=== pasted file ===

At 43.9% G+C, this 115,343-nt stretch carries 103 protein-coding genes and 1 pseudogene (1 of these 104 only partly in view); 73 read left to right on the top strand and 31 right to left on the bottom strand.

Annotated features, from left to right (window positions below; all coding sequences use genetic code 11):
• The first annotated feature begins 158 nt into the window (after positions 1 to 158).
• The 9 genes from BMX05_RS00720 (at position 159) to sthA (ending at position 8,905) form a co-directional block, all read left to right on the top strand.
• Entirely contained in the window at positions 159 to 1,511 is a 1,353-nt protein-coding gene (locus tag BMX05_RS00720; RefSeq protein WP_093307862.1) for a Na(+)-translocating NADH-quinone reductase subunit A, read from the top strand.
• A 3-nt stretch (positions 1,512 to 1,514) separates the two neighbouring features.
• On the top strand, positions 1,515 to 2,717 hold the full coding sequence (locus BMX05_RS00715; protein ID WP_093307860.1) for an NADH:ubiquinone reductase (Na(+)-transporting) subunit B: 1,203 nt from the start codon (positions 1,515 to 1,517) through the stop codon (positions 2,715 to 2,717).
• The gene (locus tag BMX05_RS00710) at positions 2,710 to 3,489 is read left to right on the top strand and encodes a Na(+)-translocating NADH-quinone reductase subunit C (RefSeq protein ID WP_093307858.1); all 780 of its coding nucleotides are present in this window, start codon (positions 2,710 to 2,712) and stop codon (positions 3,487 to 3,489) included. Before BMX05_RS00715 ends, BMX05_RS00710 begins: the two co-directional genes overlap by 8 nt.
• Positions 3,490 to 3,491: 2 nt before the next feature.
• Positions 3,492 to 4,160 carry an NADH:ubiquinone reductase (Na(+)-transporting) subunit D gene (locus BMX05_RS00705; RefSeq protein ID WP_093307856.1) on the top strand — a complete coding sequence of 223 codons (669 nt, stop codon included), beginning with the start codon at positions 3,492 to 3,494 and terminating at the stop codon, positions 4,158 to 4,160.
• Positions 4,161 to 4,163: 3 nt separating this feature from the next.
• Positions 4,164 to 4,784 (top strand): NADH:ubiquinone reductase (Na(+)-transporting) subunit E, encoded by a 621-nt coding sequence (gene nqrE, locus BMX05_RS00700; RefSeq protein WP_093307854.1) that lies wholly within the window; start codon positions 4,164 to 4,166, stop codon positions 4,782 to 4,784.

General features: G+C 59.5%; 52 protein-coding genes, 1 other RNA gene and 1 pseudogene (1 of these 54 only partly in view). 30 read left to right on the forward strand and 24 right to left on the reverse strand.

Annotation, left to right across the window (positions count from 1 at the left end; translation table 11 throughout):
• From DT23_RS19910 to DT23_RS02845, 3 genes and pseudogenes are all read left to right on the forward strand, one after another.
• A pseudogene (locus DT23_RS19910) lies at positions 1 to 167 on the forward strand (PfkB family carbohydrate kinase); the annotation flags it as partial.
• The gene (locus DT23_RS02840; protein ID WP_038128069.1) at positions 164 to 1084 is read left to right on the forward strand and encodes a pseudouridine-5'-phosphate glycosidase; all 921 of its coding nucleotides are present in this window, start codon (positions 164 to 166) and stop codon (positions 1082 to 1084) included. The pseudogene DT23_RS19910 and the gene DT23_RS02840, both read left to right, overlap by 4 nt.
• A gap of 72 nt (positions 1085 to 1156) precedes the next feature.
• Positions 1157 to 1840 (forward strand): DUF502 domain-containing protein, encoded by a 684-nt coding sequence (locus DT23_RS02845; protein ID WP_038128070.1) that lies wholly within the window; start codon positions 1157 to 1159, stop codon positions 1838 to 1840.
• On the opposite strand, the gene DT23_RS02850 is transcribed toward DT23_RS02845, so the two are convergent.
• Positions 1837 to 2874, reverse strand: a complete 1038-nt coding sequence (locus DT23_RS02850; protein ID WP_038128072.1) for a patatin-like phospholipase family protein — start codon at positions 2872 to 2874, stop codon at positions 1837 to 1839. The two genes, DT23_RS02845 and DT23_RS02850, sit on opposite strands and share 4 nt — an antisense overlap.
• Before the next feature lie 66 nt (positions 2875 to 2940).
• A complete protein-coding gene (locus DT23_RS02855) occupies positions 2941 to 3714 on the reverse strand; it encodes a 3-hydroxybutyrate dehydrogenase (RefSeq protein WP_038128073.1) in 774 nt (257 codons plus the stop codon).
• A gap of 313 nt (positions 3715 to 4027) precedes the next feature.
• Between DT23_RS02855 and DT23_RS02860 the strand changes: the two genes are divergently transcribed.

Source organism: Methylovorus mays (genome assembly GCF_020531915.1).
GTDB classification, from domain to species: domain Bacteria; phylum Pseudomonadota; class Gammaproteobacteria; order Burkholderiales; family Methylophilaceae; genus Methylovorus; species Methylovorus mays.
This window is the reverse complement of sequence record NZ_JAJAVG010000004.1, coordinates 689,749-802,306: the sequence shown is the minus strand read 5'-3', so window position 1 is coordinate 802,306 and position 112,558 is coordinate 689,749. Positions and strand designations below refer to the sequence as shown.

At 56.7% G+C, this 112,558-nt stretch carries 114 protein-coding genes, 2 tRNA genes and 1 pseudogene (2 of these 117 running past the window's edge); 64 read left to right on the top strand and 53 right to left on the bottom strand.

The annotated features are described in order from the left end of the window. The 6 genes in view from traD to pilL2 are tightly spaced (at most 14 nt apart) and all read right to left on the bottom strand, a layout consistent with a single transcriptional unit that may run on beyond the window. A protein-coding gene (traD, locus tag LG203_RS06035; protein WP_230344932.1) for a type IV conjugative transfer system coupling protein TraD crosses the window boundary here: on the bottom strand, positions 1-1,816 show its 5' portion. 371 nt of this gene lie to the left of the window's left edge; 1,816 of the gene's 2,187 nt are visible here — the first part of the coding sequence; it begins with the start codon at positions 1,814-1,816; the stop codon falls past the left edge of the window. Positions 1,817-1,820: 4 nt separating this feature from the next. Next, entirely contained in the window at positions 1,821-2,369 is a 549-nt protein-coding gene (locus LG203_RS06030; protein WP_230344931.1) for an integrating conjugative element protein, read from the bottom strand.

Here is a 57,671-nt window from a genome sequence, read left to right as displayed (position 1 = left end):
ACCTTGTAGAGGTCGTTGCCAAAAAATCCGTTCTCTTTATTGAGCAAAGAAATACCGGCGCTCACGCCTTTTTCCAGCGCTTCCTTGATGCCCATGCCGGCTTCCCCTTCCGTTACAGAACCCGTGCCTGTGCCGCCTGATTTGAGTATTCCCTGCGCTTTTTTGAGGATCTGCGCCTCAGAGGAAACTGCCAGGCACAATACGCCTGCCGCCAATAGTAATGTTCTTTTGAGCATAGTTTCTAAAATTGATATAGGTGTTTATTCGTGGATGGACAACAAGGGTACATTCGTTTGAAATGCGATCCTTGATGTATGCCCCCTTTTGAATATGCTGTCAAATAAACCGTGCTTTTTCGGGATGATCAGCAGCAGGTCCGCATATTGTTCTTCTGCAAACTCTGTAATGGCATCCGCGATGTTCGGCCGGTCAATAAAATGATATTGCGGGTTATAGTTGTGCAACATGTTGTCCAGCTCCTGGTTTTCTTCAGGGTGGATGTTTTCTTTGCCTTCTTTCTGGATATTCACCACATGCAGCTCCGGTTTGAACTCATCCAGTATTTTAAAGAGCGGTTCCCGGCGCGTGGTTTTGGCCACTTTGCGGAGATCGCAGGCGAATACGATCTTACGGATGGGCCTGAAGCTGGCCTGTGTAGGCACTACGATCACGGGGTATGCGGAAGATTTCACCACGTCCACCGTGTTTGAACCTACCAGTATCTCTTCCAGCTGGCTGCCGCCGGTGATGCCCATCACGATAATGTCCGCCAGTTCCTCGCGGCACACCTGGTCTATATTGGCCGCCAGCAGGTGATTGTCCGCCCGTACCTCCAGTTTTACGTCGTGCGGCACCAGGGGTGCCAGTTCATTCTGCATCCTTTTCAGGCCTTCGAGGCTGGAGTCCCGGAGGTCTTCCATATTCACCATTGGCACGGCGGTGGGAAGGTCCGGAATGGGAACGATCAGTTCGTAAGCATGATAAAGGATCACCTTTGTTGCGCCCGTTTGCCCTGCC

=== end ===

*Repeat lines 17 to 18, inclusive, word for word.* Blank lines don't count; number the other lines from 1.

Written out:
• The gene (locus DT23_RS02840; protein ID WP_038128069.1) at positions 164 to 1084 is read left to right on the forward strand and encodes a pseudouridine-5'-phosphate glycosidase; all 921 of its coding nucleotides are present in this window, start codon (positions 164 to 166) and stop codon (positions 1082 to 1084) included. The pseudogene DT23_RS19910 and the gene DT23_RS02840, both read left to right, overlap by 4 nt.
• A gap of 72 nt (positions 1085 to 1156) precedes the next feature.